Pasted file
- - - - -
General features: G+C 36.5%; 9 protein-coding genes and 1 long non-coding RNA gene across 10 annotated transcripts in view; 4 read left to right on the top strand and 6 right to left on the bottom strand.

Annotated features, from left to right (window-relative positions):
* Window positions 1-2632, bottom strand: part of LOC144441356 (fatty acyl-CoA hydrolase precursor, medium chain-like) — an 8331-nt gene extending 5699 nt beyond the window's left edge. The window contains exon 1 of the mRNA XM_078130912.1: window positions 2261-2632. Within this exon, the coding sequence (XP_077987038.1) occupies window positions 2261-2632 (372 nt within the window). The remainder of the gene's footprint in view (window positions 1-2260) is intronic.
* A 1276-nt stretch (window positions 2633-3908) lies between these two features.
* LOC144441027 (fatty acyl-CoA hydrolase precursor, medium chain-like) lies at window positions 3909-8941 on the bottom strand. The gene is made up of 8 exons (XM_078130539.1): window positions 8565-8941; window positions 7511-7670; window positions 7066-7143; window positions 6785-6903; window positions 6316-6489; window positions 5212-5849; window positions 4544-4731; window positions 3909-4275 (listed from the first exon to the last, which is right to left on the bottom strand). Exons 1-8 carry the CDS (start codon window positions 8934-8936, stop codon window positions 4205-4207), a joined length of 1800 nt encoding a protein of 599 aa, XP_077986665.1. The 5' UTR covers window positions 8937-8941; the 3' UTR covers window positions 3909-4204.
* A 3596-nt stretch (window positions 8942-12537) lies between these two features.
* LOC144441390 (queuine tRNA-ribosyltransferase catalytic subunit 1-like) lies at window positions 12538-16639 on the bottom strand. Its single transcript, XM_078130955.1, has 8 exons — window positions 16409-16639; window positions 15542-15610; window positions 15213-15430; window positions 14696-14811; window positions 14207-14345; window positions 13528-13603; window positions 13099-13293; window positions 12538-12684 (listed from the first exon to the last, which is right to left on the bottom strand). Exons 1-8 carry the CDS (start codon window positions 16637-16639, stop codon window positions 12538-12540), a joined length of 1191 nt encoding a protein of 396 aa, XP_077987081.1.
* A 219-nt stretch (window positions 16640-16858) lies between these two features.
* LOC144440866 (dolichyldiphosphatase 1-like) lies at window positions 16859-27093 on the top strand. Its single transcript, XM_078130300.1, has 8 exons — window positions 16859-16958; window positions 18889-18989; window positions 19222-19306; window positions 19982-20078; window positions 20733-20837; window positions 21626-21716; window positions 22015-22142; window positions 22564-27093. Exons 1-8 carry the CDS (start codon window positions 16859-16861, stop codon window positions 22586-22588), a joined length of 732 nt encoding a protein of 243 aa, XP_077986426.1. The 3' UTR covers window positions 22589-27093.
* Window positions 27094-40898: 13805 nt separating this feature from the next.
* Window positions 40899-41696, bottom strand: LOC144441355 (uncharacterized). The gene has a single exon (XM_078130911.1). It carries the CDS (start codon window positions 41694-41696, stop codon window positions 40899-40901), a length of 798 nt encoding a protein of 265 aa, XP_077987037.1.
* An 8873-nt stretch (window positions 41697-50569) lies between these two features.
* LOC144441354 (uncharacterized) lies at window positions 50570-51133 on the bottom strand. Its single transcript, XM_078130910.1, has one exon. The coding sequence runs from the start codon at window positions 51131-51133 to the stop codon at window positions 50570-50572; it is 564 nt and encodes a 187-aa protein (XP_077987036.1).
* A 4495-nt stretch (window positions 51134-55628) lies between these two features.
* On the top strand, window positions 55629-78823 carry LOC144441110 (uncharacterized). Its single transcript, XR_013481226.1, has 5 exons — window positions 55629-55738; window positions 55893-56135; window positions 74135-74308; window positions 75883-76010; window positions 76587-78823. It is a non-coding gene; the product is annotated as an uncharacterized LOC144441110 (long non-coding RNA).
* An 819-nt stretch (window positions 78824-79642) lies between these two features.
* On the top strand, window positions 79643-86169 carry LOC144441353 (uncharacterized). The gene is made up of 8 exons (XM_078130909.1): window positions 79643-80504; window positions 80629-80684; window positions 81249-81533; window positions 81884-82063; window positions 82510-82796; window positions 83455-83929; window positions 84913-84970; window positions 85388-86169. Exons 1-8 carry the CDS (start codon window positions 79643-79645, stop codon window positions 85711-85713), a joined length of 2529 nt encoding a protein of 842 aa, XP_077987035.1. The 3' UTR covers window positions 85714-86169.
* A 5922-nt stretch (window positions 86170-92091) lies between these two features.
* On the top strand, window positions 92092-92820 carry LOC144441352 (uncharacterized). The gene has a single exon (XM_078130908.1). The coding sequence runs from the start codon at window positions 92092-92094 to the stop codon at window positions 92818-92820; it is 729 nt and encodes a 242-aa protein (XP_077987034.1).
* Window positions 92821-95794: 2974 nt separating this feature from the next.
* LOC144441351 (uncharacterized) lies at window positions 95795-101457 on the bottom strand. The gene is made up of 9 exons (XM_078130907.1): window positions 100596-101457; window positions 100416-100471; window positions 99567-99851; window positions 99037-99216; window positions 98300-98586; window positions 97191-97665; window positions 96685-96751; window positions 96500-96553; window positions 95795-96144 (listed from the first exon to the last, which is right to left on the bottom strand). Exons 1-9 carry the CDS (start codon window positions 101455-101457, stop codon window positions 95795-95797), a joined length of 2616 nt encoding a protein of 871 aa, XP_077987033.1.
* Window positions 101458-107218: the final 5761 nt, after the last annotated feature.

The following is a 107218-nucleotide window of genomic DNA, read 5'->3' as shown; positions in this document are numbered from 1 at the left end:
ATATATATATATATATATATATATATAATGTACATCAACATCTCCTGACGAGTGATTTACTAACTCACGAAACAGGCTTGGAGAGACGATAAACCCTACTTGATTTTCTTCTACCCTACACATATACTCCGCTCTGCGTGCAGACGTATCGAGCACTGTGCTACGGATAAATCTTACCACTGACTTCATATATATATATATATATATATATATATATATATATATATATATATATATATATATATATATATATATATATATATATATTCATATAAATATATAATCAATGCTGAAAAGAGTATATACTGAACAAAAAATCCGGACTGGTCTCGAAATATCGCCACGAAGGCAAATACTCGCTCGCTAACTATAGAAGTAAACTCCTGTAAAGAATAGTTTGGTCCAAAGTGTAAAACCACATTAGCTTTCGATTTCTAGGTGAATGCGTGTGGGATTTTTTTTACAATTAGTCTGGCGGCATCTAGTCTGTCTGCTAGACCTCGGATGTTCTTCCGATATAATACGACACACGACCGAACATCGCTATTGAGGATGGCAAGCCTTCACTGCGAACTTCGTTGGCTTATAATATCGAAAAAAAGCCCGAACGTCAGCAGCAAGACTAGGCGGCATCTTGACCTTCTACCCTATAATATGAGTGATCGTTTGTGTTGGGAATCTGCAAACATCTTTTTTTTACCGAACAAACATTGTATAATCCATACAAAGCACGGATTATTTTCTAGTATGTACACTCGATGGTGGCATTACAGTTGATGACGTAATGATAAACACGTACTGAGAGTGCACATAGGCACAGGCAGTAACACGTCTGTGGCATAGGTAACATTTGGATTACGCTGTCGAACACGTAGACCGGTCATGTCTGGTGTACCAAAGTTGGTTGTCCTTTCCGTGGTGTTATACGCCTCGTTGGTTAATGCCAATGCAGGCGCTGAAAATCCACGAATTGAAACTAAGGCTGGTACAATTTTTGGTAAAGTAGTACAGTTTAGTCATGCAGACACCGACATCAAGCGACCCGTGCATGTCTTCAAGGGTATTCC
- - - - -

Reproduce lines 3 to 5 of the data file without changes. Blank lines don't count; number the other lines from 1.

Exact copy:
* Window positions 1-2632, bottom strand: part of LOC144441356 (fatty acyl-CoA hydrolase precursor, medium chain-like) — an 8331-nt gene extending 5699 nt beyond the window's left edge. The window contains exon 1 of the mRNA XM_078130912.1: window positions 2261-2632. Within this exon, the coding sequence (XP_077987038.1) occupies window positions 2261-2632 (372 nt within the window). The remainder of the gene's footprint in view (window positions 1-2260) is intronic.
* A 1276-nt stretch (window positions 2633-3908) lies between these two features.
* LOC144441027 (fatty acyl-CoA hydrolase precursor, medium chain-like) lies at window positions 3909-8941 on the bottom strand. The gene is made up of 8 exons (XM_078130539.1): window positions 8565-8941; window positions 7511-7670; window positions 7066-7143; window positions 6785-6903; window positions 6316-6489; window positions 5212-5849; window positions 4544-4731; window positions 3909-4275 (listed from the first exon to the last, which is right to left on the bottom strand). Exons 1-8 carry the CDS (start codon window positions 8934-8936, stop codon window positions 4205-4207), a joined length of 1800 nt encoding a protein of 599 aa, XP_077986665.1. The 5' UTR covers window positions 8937-8941; the 3' UTR covers window positions 3909-4204.